The cyberpunk genre is known to be very well received outside of Japan, perhaps because it was originally a Western literary movement, or perhaps because its philosophical approaches and uncertainty around technology, transhumanism and identity never cease to amaze and interest the world over.
Whatever the case may be, the fact remains that this genre has an amazing body of work, a good number of beloved shows and movies, by fans and critics alike. For that alone it is worth it summary of some of the bestjust in case anyone wants to get started cyberpunk anime or have accidentally missed some of these masterpieces.
10/10 Cyberpunk: Edgerunners
At the bottom, but with a lot of merit, is the last show on the list. Cyberpunk: Edgerunners is a show based on a video game that is clearly influenced by Japanese cyberpunk, and as expected, it was a fantastic ride for both fans of Cyberpunk 2077 and anime fans who didn’t play the game before.
It may not have as much depth as others on this list, but for only 10 episodes Edgerunners was created to build a captivating story and two characters who are absolutely lovable in David Martinez and Lucy. In addition to the amazing animation work of Studio Trigger (Kill la Kill) and the consequences of tampering with people’s bodies, the result is pretty much a great cyberpunk anime, definitely worth watching. Available on Netflix.
9/10 Ergo Proxy
The next in line is Ergo Proxya much darker and more exciting show than Edgerunners. The series is set in a dystopian future where after and ecological disaster the only way to live is inside dome cities, one of which is Romdeau, where everything takes place. There, humans coexist peacefully with AutoReivs, androids built for various tasks and which are divided between human appearance and robotic appearance. The story follows detective Re-l Mayer, who is assigned to investigate a series of murders committed by AutoReivs, something unprecedented.
Soon enough, more things begin to unravel, the Cogito virus, the Proxy Project, and the behind-the-scenes politics that take the city to ruin, all from the point of view of the Regent’s (major political figure) grandson. Deep philosophical themes surround the action at every step, even with the small cameos like naming characters after Derrida, Lacan and Husserl, Ergo Proxy is an intellectually challenging show that has tremendous value just with his approach, but also succeeds in making it exciting. The only downside of this program is that it has not been published in many places, so access to it can get in the way in a number of countries around the world.
8/10 Akudama Drive
Another show that came out not too long ago, but managed to convince the audience. Akudama Drive excelled at changing the tone with plot twists that were wonderfully executed for a show that was only 12 episodes long. It is set in a futuristic Japan that has been torn apart by a brutal civil war that even left a large nuclear wasteland. Inside the authoritarian regime of Kansai, the most dangerous criminals are known as “Akudama”. A group of them came together for a mysterious job offered by an anonymous contractor that involves freeing a death row prisoner.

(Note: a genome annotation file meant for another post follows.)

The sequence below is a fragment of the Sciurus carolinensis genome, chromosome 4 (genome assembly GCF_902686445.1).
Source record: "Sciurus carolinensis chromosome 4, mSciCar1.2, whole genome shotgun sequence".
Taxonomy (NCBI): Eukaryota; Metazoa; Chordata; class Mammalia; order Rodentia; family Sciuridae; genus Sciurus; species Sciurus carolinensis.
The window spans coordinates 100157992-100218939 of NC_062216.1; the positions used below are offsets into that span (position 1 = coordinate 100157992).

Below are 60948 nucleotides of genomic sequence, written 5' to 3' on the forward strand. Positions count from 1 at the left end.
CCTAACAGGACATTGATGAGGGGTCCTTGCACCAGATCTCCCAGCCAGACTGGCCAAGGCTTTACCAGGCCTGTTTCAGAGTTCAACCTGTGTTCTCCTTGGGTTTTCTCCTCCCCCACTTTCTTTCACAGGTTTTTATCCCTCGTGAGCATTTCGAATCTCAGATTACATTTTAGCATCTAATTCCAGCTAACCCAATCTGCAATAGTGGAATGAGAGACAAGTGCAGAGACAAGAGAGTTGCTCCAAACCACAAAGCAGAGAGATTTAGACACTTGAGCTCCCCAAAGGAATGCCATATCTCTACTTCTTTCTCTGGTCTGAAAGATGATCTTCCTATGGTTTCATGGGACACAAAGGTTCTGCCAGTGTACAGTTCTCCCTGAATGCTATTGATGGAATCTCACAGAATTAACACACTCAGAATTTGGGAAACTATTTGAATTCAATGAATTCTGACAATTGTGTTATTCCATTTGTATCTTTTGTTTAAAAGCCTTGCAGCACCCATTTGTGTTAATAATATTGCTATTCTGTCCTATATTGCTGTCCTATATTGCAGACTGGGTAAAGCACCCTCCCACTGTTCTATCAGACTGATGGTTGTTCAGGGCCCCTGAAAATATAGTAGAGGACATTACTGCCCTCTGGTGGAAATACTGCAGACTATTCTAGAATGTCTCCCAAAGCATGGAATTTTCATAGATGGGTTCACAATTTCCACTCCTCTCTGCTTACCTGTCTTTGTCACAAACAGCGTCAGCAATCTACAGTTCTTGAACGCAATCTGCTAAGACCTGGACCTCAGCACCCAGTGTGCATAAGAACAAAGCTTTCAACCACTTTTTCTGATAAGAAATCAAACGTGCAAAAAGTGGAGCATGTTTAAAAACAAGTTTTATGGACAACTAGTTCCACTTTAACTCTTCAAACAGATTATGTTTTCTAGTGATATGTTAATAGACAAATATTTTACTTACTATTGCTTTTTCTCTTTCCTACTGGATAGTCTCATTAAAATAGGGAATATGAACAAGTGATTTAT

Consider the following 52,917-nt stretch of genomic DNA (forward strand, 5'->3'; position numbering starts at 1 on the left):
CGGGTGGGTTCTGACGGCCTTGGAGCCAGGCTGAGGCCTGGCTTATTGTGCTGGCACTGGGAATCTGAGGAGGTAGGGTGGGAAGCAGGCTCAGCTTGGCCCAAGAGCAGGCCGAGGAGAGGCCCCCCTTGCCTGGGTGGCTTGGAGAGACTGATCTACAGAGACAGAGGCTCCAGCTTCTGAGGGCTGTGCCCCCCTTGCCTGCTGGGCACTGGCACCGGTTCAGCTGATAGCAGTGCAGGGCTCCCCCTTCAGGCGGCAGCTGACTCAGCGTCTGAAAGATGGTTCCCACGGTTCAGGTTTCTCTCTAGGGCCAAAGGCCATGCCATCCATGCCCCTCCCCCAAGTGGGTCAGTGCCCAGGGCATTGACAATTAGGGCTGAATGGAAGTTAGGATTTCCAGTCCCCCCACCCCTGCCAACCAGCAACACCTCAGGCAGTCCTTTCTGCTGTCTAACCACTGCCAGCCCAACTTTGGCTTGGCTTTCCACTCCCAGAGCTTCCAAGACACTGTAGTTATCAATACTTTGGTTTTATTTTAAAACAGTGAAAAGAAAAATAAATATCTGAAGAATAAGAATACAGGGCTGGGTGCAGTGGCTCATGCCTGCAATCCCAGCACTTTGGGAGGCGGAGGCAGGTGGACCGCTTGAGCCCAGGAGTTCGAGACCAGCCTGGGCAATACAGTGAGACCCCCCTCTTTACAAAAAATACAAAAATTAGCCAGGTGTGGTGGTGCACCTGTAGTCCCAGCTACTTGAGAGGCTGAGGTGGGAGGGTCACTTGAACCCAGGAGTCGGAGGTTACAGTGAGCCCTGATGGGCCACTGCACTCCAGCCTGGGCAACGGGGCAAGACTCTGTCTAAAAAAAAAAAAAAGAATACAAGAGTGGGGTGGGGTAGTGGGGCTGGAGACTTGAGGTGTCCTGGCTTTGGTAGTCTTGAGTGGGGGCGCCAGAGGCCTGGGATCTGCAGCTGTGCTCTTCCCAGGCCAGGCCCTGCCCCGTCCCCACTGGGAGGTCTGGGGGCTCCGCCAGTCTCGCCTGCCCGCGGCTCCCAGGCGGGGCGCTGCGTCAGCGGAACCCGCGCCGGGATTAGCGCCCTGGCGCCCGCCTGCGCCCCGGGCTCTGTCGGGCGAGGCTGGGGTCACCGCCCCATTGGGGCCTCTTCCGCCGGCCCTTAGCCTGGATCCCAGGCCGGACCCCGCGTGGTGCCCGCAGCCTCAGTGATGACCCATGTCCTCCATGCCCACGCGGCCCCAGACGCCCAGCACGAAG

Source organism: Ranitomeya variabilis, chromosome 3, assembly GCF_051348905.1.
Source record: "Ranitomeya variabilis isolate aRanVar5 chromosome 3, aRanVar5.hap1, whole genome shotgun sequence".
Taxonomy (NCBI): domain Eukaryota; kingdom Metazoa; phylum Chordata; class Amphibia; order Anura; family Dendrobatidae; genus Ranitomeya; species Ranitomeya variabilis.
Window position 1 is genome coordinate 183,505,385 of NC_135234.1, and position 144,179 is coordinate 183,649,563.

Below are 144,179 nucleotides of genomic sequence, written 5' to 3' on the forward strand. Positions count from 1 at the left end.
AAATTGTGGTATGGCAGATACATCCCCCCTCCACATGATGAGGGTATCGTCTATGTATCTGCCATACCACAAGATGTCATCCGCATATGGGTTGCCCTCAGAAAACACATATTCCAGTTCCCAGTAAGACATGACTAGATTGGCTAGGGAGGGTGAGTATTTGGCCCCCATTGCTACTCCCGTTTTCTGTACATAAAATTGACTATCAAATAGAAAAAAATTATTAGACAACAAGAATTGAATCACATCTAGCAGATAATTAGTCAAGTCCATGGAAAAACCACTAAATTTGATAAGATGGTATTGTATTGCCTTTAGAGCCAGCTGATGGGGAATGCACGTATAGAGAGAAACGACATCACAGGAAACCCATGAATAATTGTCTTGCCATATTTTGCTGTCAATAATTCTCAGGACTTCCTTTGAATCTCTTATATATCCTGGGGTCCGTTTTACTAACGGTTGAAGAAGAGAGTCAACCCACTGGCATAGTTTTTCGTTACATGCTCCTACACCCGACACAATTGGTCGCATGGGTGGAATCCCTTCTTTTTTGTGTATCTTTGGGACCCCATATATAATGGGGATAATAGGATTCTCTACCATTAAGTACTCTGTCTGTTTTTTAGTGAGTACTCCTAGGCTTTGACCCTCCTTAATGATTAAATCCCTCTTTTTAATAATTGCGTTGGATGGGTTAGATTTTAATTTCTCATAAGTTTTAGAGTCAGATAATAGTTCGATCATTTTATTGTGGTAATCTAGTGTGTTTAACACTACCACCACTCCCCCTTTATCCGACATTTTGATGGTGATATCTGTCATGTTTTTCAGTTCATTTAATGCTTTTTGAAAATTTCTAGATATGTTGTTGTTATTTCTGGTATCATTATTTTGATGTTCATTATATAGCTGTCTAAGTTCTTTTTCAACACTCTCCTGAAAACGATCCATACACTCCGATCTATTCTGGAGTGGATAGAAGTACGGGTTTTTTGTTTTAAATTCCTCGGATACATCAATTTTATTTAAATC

However, the job will be much more than that. Akudama Drive clearly reflects the influence of 80s and 90s Hollywood, mainly from films such as Reservoir dogs and Blade Runner.The world building and the use of cyberpunk themes as a cultural critique of a police state make it a fresh and satisfying work, even if the characters lack some depth. Available to watch on Hulu and Funimation in the US.
7/10 Serial experiments are located
Serial experiments are located is a cult classic that brought a unique approach and truly exceptional character development to the cyberpunk genre. It exposes the identity crisis in the digital era like no other and portrays a disorienting atmosphere with truly ground-breaking scenes and images. The story focuses on Lain Iwakura, a 14-year-old high school student who feels “disconnected” from her social environment.
The main point is her relationship with The Wired, a virtual realm that contains all forms of human communication. In its 13 episodes Lain unfolds a dense and thorough commentary on our relationship with technology and digital networks, while telling the story of what this cybernetic world does to a shy student who is at a key point in her life to construct her identity. Available to watch on Funimation.
This absolute masterpiece by Satoshi Kon is the first film to appear on this list. Paprika tells the story of Atsuki Chiba, a psychiatrist who, together with a group of investigators at a large corporation, has developed a device, called the DC Mini, that allows them to consciously navigate through dreams to help detect and treat psychological trauma. Dr. Chiba, while helping Detective Toshimi Konakawa as her alter-ego in the dream world, Paprika, realizes that someone has tampered with the DC Mini and caused events in the real world.